The question for my family in Tel Aviv of whether we should move up our flight in order to be in Canada in time for the unveiling quickly replaced itself with how many of my siblings, who live closer to my father in Toronto, would be able to attend the ceremony – if one could even be held.
Israel was one of the first countries to impose strict isolation rules. Canada and the United States didn’t take long to follow suit and shut borders.
We were and are locked out. We are also locked in.
More than 30 years since I left grade school, I’m back roaming the halls and stairways, visiting classrooms and teachers’ rooms, exploring courtyards and other areas of schools. This time around, I’m not stressed about marks or worried about friends, and I don’t care if I’m trendy or fashionable enough. My clown name is Oshi, and I’m there to infuse fun and good.
Send in the Clowns: Israel is home to the world's first educational clowning initiative
No one wants to be the school embarrassment. Well, almost no one. For educational clowns, being the blundering idiot and class failure is actually an objective.
Educational clowns are the newest colorful characters on Israel’s flourishing therapeutic clowning scene. Similar to medical clowns, these red-nosed buffoons assist in reducing stress and anxiety among students, teachers and other educational staff in the school setting as their counterparts do in a medical center.
According to a UN report, 130 million people are affected by conflict and disaster across the globe. Israel, though a small country, has a big presence when it comes to humanitarian aid and has rallied round refugees from Syria, Iraq, Pakistan, Sri Lanka, Sudan, Rwanda, Chechnya, Indonesia, Haiti, Burma, Ivory Coast, Eritrea, Kenya, Palestinian Authority territories and many other places.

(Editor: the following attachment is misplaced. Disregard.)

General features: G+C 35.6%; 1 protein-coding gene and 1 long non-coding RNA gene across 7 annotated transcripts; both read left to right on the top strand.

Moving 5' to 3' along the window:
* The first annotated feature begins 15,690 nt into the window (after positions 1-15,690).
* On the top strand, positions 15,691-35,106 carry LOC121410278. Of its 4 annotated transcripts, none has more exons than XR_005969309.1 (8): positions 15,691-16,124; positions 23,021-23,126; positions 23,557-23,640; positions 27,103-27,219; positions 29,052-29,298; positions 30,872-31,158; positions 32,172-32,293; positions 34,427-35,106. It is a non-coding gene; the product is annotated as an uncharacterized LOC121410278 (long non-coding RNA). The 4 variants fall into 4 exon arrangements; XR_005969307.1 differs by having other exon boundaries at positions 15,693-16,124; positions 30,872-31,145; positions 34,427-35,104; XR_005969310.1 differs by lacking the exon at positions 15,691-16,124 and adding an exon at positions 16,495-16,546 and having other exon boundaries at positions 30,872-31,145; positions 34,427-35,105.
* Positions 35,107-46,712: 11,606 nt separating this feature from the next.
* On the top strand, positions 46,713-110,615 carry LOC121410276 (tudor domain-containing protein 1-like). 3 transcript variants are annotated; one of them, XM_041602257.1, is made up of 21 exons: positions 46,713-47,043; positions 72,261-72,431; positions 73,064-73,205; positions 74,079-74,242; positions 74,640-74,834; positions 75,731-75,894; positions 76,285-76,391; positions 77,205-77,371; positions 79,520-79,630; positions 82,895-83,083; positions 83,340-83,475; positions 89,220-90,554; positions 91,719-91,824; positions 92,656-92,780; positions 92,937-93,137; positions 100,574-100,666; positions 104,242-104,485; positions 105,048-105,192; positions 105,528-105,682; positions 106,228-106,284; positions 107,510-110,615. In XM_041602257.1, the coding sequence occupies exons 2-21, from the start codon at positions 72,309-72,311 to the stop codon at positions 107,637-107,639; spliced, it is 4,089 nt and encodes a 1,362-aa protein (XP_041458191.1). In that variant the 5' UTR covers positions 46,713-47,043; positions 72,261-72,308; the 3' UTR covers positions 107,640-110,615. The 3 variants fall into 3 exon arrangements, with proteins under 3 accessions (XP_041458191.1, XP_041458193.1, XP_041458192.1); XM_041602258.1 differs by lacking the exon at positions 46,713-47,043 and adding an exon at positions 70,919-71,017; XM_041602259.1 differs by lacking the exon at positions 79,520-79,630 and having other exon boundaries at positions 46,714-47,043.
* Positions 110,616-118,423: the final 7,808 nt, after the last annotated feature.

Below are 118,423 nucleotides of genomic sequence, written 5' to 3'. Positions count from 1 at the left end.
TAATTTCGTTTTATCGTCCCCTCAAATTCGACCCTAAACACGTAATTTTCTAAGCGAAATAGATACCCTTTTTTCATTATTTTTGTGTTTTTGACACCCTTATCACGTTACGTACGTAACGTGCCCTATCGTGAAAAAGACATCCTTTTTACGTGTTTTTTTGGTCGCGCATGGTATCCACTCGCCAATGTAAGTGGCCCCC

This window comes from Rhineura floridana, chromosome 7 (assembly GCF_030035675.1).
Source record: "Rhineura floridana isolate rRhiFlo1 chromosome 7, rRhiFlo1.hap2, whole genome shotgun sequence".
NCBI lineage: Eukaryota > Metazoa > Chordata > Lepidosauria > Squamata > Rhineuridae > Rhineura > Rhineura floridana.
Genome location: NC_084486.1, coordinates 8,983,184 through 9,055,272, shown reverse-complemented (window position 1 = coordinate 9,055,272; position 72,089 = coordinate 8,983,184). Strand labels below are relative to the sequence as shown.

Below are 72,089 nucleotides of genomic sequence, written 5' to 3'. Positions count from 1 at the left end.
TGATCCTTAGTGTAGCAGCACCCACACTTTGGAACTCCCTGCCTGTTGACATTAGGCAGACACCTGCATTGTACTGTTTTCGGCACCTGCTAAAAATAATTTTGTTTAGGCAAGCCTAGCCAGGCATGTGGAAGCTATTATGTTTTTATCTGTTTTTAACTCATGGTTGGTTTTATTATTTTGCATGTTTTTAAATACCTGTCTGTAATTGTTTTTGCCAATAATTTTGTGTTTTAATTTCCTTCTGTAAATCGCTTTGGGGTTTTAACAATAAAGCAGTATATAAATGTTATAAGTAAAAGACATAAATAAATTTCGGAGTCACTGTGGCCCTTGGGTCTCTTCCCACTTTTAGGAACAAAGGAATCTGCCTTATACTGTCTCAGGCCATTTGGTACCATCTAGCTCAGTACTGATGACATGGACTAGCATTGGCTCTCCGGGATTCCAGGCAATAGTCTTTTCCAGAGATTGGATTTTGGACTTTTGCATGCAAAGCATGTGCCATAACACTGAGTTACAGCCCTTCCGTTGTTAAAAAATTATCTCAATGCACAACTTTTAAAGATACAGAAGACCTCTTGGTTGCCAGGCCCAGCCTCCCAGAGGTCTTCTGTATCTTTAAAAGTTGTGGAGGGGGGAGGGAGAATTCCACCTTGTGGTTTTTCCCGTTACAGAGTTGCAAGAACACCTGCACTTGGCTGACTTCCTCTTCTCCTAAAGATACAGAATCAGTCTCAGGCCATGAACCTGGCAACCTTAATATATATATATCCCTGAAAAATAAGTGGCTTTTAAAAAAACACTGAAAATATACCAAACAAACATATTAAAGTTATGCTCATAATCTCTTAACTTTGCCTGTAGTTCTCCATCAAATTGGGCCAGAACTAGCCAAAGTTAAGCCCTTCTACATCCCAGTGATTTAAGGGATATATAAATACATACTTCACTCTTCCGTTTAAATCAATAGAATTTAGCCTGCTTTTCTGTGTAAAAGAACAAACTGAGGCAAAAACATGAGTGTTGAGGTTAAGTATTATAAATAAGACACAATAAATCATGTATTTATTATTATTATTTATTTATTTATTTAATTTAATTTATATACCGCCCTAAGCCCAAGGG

Ordinary Israelis take extraordinary action to help Syrians
Private initiatives by ordinary Israelis continue to gather much needed clothing and medical aid for the Syrian people. A crowdfunding campaign to bring emergency supplies to embattled Syrians is also ongoing and has raised over $190,000 in four days so far.
“Nearly 25 percent of the world’s population lives in poverty and we have the knowhow to help. We realized there was an opportunity to create a school and share our knowledge of high-tech farming practices,” AICAT Director Hanni Arnon said.
Established with the mission of bringing in students from underdeveloped regions, AICAT has partnerships with Keren Kayemeth LeIsrael-Jewish National Fund (KKL-JNF), Partnership2Gether, MASHAV and CINADCO-The Center for International Agricultural Development Cooperation within the Ministry of Agriculture and Rural Development.
“Because of JNF and AICAT, we’re getting the knowledge and experience we need to rebuild our country,” said Binod Ghimire, an AICAT student from Nepal.